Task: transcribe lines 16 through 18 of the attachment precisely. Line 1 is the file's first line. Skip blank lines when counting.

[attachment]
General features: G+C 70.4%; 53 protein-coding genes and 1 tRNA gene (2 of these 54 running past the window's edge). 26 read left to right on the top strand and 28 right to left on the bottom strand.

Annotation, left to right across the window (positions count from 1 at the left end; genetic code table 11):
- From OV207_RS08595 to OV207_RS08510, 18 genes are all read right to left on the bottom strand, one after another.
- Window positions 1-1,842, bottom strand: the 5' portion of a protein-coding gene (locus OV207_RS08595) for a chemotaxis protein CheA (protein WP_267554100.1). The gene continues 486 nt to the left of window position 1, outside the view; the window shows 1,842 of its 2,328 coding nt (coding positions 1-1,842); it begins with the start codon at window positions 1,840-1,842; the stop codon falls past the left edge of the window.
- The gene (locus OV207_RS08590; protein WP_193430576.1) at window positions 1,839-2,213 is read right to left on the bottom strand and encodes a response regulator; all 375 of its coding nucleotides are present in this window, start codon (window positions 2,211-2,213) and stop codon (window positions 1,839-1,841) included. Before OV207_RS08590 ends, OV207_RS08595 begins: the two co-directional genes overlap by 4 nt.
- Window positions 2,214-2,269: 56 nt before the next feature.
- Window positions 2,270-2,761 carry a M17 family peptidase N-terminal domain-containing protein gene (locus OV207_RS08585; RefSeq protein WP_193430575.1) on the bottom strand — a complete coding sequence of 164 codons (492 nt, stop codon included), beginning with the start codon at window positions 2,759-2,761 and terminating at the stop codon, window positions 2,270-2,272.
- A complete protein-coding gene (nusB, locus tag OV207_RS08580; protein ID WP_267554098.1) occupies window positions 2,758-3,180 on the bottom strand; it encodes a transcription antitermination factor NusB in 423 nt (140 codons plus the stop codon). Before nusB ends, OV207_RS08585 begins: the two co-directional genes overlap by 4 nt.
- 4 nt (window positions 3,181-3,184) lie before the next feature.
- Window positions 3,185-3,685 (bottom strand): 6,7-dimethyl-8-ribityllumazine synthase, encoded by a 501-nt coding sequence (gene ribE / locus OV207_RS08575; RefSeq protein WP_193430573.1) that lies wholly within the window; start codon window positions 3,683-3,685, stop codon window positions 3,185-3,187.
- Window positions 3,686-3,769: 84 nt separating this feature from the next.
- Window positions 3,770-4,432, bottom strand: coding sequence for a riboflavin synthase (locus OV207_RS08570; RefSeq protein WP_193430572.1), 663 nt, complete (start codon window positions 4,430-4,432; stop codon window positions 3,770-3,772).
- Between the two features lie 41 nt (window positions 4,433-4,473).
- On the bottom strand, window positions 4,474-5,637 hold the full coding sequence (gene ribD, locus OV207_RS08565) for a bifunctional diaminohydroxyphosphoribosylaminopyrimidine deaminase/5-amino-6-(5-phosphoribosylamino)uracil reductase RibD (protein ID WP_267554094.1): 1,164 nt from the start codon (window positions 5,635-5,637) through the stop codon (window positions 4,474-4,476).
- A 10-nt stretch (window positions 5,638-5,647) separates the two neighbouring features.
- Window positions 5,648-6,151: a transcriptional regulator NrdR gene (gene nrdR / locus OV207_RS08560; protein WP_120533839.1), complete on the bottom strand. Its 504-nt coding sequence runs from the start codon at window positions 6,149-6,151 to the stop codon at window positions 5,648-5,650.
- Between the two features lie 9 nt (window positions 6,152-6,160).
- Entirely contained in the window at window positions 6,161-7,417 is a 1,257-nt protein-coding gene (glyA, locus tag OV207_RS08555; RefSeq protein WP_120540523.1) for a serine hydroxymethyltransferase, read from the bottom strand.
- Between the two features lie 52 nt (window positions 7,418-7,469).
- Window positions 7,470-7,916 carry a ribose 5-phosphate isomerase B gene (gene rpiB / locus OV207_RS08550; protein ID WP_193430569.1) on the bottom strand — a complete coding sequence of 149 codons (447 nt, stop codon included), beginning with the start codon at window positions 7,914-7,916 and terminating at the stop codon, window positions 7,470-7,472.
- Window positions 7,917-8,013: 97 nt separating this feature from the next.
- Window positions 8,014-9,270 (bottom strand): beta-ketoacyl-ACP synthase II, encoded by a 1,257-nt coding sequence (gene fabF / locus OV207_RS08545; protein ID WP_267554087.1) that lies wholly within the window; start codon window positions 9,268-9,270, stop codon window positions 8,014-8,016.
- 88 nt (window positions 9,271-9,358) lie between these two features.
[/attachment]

- Window positions 5,648-6,151: a transcriptional regulator NrdR gene (gene nrdR / locus OV207_RS08560; protein WP_120533839.1), complete on the bottom strand. Its 504-nt coding sequence runs from the start codon at window positions 6,149-6,151 to the stop codon at window positions 5,648-5,650.
- Between the two features lie 9 nt (window positions 6,152-6,160).
- Entirely contained in the window at window positions 6,161-7,417 is a 1,257-nt protein-coding gene (glyA, locus tag OV207_RS08555; RefSeq protein WP_120540523.1) for a serine hydroxymethyltransferase, read from the bottom strand.